Just before installing the shelf, I came up with my second big idea for storing the sunshades. This one would work!

To carry out my new vision, I simply screwed two metal bars to the underside of the cabin shelf (this was before I lined this side of the shelf with gray carpet).
Now the magnetized window covers easily attached to the back of the shelf, falling behind the seats.
The side-window covers hang in front of the windshield covers.

Here’s what I love about my one-of-a-kind window shade system: The covers attach to the windows in just seconds, and I’m able to reattach them to the shelf in even less time. Also, this system negates the need for a privacy curtain. Whether I choose to store the curtains behind the seats or hang them in the windows, lurkers won’t be able to see into my living quarters.

The biggest drawback of this design is that the seams let light through, which undoubtedly reduces the covers’ insulating properties.

Light seeps through at high noon.

Allow me to apply the world’s cheesiest job interview tactic to these window shades: These shades’ greatest weakness are actually also their greatest strength. To me, these dots of light are fireflies, night skies, a break in a forest canopy. They’re pretty. I learned just one memorable thing during my brief stint as an architectural engineering major: The most sustainable builds aren’t necessarily the most efficient but the most beautiful. They’re the ones we joyfully upkeep instead of tearing down, the ones we refuse to grow out of. Recently, Mike and I have been talking about how to get out of renting—do we buy a house? build a house? build a bigger van? Secretly, I wish I could make this van so pleasant, we wouldn’t feel like we needed anything bigger.

But, you know, 27 square feet.

Midday. A pleasant cone of light comes down through the ceiling fan.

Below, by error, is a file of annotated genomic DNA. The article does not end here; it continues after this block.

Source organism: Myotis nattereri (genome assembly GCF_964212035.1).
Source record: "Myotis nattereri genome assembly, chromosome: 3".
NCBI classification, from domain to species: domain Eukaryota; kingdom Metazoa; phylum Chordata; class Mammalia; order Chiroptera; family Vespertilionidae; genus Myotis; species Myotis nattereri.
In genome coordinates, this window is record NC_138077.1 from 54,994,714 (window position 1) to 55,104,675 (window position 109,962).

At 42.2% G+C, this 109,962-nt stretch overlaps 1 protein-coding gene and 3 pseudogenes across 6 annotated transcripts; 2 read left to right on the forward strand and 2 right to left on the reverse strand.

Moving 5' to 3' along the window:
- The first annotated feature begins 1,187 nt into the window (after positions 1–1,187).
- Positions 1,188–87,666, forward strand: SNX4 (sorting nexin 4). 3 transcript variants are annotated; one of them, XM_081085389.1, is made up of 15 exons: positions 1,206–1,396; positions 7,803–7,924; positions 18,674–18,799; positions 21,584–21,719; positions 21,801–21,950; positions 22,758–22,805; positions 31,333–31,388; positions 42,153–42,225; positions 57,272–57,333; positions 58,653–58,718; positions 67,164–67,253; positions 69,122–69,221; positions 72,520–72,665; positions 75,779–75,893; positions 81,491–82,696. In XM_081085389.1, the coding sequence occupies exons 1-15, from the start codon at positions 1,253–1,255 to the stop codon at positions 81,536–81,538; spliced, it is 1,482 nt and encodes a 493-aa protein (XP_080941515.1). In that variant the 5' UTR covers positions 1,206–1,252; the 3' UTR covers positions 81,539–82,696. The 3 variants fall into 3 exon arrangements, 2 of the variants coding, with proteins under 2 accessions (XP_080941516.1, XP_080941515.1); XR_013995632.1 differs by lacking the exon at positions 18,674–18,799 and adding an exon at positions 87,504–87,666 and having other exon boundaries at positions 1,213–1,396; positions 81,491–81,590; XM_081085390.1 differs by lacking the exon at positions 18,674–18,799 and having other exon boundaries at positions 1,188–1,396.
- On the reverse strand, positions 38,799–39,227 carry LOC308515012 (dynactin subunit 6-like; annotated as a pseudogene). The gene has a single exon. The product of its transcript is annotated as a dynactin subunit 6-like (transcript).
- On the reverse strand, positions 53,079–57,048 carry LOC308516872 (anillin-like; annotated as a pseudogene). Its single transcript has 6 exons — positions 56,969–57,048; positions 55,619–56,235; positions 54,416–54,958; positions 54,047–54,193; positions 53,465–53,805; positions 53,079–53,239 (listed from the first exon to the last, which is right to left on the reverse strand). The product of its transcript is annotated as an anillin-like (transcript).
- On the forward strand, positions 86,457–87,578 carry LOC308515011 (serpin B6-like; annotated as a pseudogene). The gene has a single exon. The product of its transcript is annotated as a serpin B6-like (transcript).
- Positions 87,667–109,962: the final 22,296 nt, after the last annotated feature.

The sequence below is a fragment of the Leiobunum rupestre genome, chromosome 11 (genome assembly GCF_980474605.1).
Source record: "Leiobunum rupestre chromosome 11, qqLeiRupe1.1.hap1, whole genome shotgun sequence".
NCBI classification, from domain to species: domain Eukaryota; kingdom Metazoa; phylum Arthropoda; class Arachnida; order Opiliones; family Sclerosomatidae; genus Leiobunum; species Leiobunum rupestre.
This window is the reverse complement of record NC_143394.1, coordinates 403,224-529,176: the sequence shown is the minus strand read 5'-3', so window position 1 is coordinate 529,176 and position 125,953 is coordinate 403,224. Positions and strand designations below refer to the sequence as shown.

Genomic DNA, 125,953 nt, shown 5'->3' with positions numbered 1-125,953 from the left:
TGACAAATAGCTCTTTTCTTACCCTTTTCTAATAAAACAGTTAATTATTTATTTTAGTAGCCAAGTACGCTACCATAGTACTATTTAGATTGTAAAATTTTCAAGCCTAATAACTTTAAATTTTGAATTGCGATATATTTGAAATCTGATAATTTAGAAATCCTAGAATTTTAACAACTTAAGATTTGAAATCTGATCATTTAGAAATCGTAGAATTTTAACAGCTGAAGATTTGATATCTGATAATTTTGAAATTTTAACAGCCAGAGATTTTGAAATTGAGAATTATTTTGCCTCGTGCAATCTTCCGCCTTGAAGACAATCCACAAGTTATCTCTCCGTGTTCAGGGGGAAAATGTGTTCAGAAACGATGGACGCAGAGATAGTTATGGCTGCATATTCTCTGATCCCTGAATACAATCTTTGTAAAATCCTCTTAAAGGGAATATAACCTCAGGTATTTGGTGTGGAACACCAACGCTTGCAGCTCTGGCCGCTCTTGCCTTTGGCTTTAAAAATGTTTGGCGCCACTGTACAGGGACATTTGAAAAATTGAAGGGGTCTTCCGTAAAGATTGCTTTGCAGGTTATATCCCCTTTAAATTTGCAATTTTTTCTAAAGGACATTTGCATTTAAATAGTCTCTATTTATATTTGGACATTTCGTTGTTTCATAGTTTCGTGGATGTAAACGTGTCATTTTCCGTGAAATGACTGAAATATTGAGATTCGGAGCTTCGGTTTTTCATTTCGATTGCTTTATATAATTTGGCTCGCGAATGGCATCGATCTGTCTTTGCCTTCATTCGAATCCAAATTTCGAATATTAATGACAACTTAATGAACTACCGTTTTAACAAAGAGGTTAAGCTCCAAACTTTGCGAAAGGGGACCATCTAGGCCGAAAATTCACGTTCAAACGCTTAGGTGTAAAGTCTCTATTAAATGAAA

#3 Bug Net

Another reason I hate the sun is how it lures wasps out of their hidey holes. Here come the wasps, building a nest behind my car’s gas door, buzzing into each hole I drill as soon as my bit stops turning, catching a ride inside my van’s side mirrors … all as I hurry to finish my bug net.

Out of these three sewing projects, this bug net is the only project I’d hands-down recommend to any DIYer. This net is functional and professional looking, and it can be completed in just a weekend if you know what you’re doing (I didn’t, but now I do).

I prepped my van by lining the perimeter of the cargo opening with automotive carpet. Then I added the velcro that the bug net would attach to.

Black velcro atop tan automotive carpet.
I attached the carpet to the van body with 3M Hi-Strength 90 glue. I tried other, less toxic glues, including the two shown here on the left, but they just don’t hold up to the fluctuating temperatures of a van. A neat trick I discovered: Acetone cleans up 3M 90 glue nicely.

I did not make this bug net from scratch. I altered this fiberglass magnetic screen door. I like how this door easily separates when I walk through it and then immediately snaps back together behind me, denying wasps and other unwelcome creatures access. The fiberglass netting is impressively strong, yet easy to sew.

I altered the door to fit the van opening’s curved corners and squatness. I also added the black flap at the bottom. This flap is made of ripstop nylon and magnetizes to the van with 16 ceramic magnets.
When looking out into the sun from inside the van, the netting is barely visible.
One challenging part of this project (as well as the other two projects) was sewing the magnets. The magnets stuck to the sewing machine’s metal base, screwing up the fabric’s feed rate.
The most time-consuming alterations were also the smallest, like these notches I made for the door latches.
I added tie-backs, so I can leave the net open when needed.

I like this net. It’s easy to open, easy to tie back, and easy to take down for winter. The cargo doors close around it. It’s not ugly.

I used the leftover fiberglass netting to make this mini bug net. The top and right sides are magnetized. The bottom and left sides stick to velcro that I applied to the door. This net is reversible, meaning it can stick to either window—driver’s or passenger’s.

There you have it, three projects motivated by hate. Hate of wasps, hate of Reflectix, and, of course, hate of sun. I celebrate these little hatreds because I can singlehandedly do something about them. One day next summer, I’ll be stuck in some hot-as-balls parking lot, my two fans running, my window covers secured, and my tarp up, and I’ll feel like I’ve done the impossible—controlled the brazen sun.

(Post title inspired by Will Smith, who accurately states in One Strange Rock, “[The sun] is not this big jolly ball of nice smiling down on us, wishing us all a good day. It is not our friend. The sun is a monster. A Natalya destroyer.” I mean, that’s basically what he says.)